Bhagavad Gita: Chapter 18, Verse 15-16

शरीरवाङ्मनोभिर्यत्कर्म प्रारभते नर: |
न्याय्यं वा विपरीतं वा पञ्चैते तस्य हेतव: || 15||
तत्रैवं सति कर्तारमात्मानं केवलं तु य: |
पश्यत्यकृतबुद्धित्वान्न स पश्यति दुर्मति: || 16||

śharīra-vāṅ-manobhir yat karma prārabhate naraḥ
nyāyyaṁ vā viparītaṁ vā pañchaite tasya hetavaḥ
tatraivaṁ sati kartāram ātmānaṁ kevalaṁ tu yaḥ
paśhyaty akṛita-buddhitvān na sa paśhyati durmatiḥ

śharīra-vāk-manobhiḥwith body, speech, or mind; yatwhich; karmaaction; prārabhateperforms; naraḥa person; nyāyyamproper; or; viparītamimproper; or; pañchafive; etethese; tasyatheir; hetavaḥfactors; tatrathere; evam satiin spite of this; kartāramthe doer; ātmānamthe soul; kevalamonly; tubut; yaḥwho; paśhyatisee; akṛita-buddhitvātwith impure intellect; nanot; saḥthey; paśhyatisee; durmatiḥfoolish

sharira-van-manobhir yat karma prarabhate narah
nyayyam va viparitam va panchaite tasya hetavah
tatraivam sati kartaram atmanam kevalam tu yah
pashyaty akrita-buddhitvan na sa pashyati durmatih


BG 18.15-16: These five are the contributory factors for whatever action is performed, whether proper or improper, with body, speech, or mind. Those who do not understand this regard the soul as the only doer. With their impure intellects they cannot see things as they are.


The three kinds of actions are—kāyik (those performed with the body), vāchik (those performed by speech), and mānasik (those performed by the mind). In each of these categories, whether we do virtuous or sinful acts, the five causes mentioned in the previous verse are responsible. Due to the ego, we think of ourselves as the doers of our actions. “I achieved this.” “I accomplished that.” “I will do this.” These are statements we make under the illusion of being the doer. Shree Krishna’s purpose in revealing this knowledge is to annihilate the soul’s pride of doership. Thus, he states that those who see the soul only as the contributory factor for action do not see things as they truly are. If the soul were not granted a body by God, it could not have done anything at all. Further, if the body were not energized by God, it could have still done nothing. The Kenopaniṣhad states:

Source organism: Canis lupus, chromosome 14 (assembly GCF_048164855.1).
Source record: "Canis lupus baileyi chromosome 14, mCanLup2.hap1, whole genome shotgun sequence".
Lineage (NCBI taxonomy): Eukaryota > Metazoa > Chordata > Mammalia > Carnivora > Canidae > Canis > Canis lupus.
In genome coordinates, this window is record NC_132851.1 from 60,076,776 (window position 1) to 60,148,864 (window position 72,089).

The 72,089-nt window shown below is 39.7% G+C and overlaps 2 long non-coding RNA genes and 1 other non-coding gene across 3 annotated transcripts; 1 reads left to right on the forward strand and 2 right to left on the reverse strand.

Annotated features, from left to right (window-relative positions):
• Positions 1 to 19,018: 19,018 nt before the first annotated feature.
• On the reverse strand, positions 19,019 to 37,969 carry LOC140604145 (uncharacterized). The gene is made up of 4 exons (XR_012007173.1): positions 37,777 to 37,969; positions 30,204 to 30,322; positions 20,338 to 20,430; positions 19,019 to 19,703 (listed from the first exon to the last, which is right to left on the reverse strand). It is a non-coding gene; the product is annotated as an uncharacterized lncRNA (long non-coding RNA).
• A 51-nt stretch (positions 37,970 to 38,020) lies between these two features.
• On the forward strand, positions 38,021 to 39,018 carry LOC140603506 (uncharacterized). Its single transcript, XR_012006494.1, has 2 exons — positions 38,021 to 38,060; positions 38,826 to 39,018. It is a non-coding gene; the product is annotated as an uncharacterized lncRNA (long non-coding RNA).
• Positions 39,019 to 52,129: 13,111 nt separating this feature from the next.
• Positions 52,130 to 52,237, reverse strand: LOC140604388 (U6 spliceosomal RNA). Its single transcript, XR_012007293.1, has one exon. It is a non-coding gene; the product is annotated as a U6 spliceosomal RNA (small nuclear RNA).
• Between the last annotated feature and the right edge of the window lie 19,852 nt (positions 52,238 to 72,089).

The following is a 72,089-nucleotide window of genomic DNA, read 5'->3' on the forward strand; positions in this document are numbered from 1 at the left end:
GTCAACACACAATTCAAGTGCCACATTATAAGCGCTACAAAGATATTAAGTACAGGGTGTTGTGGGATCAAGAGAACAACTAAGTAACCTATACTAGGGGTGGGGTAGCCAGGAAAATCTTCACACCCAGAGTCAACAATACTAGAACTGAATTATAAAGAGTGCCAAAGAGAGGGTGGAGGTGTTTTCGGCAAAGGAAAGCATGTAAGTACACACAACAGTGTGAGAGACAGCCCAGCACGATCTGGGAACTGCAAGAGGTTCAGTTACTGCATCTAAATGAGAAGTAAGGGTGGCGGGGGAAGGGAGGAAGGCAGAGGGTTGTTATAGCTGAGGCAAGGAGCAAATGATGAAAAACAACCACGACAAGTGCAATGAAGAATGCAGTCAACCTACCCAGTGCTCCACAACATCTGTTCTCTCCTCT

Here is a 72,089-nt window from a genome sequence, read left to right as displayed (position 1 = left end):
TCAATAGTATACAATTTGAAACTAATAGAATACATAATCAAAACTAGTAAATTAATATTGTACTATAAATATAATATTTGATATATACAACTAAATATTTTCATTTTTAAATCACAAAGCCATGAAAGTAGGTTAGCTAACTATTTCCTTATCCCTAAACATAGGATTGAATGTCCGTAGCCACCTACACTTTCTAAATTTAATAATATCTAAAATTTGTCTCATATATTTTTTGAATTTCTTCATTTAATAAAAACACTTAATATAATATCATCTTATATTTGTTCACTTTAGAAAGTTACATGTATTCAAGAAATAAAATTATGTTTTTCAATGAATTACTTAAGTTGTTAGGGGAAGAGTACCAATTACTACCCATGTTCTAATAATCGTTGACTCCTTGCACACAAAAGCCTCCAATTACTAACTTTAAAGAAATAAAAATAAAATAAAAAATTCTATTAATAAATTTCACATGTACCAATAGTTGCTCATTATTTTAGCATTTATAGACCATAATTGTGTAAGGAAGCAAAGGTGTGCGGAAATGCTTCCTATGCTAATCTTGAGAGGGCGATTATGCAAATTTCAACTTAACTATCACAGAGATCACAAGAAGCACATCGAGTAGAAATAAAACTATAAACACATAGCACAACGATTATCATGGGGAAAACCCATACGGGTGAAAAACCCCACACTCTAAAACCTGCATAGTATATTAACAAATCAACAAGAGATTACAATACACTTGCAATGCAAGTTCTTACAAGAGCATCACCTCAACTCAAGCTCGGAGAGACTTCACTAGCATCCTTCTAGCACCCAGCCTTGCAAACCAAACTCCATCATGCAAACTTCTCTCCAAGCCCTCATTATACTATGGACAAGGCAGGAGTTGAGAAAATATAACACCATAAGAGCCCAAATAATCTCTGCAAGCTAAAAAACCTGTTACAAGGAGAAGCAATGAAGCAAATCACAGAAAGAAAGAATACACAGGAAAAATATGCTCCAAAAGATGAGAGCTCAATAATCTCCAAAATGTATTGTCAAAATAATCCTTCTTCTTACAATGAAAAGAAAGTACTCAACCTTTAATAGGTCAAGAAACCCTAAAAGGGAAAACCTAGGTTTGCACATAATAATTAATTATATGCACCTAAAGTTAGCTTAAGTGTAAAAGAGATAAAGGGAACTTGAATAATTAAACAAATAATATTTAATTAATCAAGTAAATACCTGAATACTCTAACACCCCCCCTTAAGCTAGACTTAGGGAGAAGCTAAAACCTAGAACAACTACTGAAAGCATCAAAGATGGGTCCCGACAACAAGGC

yadvāchānabhyuditaṁ yena vāgabhyudyate (1.4)[v8]

Brahman cannot be described by the voice. By its inspiration, the voice gets the power to speak.”

yanmanasā na manute yenāhurmano matam (1.5)[v9]

Brahman cannot be understood by the mind and intellect. By its power, the mind and intellect work.”

yachchakṣhuṣhā na paśhyati yena chakṣhūṁṣhi paśhyati (1.6)[v10]

Brahman cannot be seen with the eyes. By its inspiration, the eyes see.”

yachchhrotreṇa na śhṛiṇoti yena śhrotramidaṁ śhrutam (1.7)[v11]

Brahman cannot be heard with the ears. By its power, the ears hear.”

yat prāṇena na prāṇiti yena prāṇaḥ praṇīyate (1.8)[v12]

Brahman cannot be energized by the life airs. By its inspiration, the life airs function.”

This does not mean that the soul has no role in performing karmas. It is like the driver in the car, who controls the steering wheel of the car and decides where to turn it and at what speed to drive. Similarly, the soul too governs the actions of the body, mind, and intellect, but it should not claim credit for any action(s) for itself. If we see ourselves to be the sole cause of action, then we want to be the enjoyers of our actions as well. But when we free ourselves from the pride of doership and ascribe the credit of our efforts to the grace of God and the tools provided by him, then we also realize that we are not the enjoyers of our actions and all actions are meant for his pleasure. As explained in the next verse, this understanding helps us to dedicate to him every act of sacrifice, charity, and penance, and perform these with devotion.